Jonny Muir heads to Rutland Water on a solo mission to get reservoir trout fishing back on his radar, but he finds it tough going.
Last year I didn’t do as much reservoir trout fishing as I would have liked, spending far more time exploring rivers for trout and grayling, coastal waters for bass and, most notably, trying to crack one of our most challenging chalkstreams – the urban River Wandle in south London. Despite catching some decent chub, dace and roach on the fly, as well as one or two trout, I can confirm that, for me at least, the Wandle remains distinctly un-cracked.
This season however, I’m determined to get back in a boat to see what our large reservoirs have to offer. I have so many great fishing memories from when I regularly used to fish Rutland, Grafham, Ravensthorpe, Pitsford and Eyebrook but for one reason or another they have dropped off my radar in recent years. The 2018 opening weekend at Rutland Water, surely the king of English reservoirs, seemed like an ideal opportunity to get back into it.
I set off from London at about 6.30am and, with quiet Sunday morning roads and a breakfast pit-stop, arrived at Rutland by about 8.45am. As I neared the reservoir, evidence of our recent extreme winter weather was still apparent and despite the temperature reading 9°C a few solitary piles of snow remained beneath the hedgerows, reminding me this was still very much early season fishing.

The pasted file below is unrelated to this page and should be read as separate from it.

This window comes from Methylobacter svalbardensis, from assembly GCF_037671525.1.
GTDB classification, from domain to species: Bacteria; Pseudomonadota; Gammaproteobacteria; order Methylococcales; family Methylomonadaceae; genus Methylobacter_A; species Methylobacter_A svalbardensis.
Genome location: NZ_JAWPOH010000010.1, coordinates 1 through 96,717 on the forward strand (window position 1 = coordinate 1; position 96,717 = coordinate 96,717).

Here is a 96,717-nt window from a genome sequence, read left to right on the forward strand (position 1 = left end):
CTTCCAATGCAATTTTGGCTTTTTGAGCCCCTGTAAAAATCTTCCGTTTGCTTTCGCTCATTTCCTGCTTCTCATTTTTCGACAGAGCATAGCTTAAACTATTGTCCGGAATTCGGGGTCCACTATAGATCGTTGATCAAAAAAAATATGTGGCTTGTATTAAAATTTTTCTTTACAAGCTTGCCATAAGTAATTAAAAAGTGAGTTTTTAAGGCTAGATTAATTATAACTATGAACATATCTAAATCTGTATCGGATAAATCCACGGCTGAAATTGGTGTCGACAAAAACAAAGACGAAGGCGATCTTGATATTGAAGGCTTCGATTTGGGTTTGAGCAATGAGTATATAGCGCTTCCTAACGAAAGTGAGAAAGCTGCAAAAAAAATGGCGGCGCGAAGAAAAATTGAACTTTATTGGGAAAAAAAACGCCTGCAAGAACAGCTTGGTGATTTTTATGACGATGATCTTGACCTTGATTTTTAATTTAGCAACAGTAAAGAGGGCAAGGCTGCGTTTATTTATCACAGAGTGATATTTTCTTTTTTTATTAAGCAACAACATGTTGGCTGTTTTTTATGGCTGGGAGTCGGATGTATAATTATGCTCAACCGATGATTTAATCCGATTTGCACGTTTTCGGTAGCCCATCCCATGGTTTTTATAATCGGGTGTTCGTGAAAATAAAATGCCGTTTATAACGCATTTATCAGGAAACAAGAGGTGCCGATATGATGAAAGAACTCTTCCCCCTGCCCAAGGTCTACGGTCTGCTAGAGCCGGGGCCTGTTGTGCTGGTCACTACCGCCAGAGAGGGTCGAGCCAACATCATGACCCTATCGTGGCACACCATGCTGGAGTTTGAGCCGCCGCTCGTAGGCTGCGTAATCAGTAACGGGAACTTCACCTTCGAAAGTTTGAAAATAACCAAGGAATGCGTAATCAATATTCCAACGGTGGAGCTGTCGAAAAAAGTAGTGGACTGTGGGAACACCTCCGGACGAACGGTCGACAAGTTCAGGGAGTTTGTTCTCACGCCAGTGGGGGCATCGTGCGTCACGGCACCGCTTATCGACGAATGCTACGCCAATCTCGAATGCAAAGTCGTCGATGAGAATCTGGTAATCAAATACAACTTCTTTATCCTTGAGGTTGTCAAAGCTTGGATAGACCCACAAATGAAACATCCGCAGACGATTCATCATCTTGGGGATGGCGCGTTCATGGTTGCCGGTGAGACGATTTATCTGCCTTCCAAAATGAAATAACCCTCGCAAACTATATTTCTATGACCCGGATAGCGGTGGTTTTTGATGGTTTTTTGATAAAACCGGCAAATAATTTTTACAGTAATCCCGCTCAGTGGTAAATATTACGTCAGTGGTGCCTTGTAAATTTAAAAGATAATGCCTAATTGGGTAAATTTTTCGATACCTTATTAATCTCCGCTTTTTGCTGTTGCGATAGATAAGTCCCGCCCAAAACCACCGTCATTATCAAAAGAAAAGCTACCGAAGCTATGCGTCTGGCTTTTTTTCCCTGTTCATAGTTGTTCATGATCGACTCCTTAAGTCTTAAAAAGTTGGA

Going from the catch returns, opening day on Friday 9th March had provided great sport, particularly for the bank anglers. A chat with Andy in the tackle shop confirmed this was the case when he informed me that the fish were holding very close to the bank. I could have taken the decision to give up the boat I had booked and position myself on the shore, but I was yearning for the freedom that comes from being afloat so I made my way onto the pontoon, located my assigned boat and loaded my gear ready for the off.
A dense layer of fog hung over the reservoir that morning and, as a result, boat anglers were delayed until 9.45am when it had lifted sufficiently for us to depart safely. I decided that my first location would be the south shoreline, so I set a drift from east to west down from the ‘blue pipes’ towards Normanton Church and as I set off I could already see bank anglers getting stuck into a few fish, confirming the fish were moving very close in.
After a couple of drifts I rather disappointingly had nothing to show for my efforts. I’d seen one or two fish being caught from the boats, but It was clear that those fishing from the bank had a distinct advantage. Not wanting to encroach on the bank anglers by getting too close, and without being able to anchor anywhere suitable, catching a fish was proving trickier than anticipated. The east wind was also blowing boats slightly away from the south shoreline, making it a challenge to control the drift at the right distance from the shore.